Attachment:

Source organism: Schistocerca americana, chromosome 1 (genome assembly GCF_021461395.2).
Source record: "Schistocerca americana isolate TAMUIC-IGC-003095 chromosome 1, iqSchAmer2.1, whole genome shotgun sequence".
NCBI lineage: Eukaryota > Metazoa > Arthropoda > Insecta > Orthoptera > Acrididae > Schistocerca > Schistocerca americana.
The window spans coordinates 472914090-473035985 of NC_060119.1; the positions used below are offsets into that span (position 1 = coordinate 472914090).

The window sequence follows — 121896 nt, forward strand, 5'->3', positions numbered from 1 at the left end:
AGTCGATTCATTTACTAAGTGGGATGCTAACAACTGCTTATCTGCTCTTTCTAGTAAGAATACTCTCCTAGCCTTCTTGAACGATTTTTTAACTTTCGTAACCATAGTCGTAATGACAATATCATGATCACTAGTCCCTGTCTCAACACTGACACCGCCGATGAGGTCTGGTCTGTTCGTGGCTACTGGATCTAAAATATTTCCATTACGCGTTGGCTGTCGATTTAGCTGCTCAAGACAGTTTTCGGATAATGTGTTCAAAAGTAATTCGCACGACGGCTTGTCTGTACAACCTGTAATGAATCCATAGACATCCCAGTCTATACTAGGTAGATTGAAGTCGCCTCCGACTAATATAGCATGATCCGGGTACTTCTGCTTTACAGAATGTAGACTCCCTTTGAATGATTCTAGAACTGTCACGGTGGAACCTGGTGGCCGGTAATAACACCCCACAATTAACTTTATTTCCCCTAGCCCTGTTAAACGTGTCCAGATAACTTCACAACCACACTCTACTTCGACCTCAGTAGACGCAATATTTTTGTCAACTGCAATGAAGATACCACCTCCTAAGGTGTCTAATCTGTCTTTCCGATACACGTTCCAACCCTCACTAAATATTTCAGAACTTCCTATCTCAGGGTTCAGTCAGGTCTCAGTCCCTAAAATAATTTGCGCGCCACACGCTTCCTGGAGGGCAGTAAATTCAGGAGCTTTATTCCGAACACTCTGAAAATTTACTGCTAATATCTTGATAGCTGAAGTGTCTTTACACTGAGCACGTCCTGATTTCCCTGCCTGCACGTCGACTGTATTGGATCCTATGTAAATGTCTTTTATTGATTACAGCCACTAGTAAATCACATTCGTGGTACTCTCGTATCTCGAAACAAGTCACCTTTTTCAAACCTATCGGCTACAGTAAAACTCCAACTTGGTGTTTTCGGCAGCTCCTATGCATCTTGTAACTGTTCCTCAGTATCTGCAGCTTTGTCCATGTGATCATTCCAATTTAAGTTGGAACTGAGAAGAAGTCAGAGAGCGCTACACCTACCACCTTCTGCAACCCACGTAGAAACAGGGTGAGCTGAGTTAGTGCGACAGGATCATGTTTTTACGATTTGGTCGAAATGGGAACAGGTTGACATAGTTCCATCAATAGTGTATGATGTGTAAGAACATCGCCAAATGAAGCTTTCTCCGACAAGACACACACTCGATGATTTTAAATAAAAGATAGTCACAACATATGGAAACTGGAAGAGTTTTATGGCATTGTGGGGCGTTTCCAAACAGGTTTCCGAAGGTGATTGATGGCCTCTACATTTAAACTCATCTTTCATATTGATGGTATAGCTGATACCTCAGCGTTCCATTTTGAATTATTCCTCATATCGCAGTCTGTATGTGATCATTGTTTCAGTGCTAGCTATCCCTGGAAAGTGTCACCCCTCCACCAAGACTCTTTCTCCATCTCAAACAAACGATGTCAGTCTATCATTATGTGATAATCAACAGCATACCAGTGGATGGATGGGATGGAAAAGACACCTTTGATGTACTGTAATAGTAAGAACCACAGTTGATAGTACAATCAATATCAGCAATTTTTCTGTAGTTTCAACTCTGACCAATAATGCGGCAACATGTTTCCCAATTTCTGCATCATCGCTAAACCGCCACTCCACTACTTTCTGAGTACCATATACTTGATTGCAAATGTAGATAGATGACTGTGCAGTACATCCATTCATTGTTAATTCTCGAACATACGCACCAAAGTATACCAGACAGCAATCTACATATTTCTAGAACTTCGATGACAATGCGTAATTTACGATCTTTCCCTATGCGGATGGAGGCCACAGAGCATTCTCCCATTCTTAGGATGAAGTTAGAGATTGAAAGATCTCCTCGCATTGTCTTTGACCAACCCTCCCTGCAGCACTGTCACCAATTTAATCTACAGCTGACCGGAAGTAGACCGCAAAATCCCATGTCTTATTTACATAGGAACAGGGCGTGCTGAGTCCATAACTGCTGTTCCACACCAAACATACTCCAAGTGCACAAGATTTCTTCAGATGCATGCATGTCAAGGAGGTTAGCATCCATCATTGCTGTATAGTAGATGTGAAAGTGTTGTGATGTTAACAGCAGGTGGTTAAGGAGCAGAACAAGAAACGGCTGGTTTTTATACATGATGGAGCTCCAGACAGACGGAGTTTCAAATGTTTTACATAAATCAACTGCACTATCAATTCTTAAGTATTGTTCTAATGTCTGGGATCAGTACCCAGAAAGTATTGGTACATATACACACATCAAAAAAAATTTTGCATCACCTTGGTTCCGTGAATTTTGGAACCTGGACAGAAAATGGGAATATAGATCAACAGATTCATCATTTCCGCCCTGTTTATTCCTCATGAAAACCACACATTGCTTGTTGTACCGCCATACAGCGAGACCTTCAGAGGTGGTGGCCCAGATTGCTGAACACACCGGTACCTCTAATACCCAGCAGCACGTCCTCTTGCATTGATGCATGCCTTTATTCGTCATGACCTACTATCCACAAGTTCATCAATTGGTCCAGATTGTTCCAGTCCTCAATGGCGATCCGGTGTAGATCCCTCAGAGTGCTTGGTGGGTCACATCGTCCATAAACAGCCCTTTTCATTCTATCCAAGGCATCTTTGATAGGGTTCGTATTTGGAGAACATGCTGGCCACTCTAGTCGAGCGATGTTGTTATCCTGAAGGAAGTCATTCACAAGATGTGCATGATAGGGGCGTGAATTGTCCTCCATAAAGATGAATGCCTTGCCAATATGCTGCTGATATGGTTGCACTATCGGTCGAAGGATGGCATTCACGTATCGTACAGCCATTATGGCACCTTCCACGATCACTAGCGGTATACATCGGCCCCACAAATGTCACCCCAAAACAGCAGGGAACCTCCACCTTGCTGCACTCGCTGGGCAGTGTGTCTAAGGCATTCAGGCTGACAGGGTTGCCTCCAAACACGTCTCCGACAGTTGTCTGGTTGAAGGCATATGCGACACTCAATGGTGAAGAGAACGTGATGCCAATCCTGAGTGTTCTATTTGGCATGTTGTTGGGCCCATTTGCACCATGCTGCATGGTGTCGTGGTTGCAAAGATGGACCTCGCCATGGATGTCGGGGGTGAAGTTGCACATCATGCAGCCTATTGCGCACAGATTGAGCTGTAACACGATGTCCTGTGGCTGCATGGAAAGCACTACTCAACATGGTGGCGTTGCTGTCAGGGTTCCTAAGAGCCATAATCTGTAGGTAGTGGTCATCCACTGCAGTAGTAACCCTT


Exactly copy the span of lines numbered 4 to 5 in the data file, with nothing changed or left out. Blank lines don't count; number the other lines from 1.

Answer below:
The window spans coordinates 472914090-473035985 of NC_060119.1; the positions used below are offsets into that span (position 1 = coordinate 472914090).

The window sequence follows — 121896 nt, forward strand, 5'->3', positions numbered from 1 at the left end: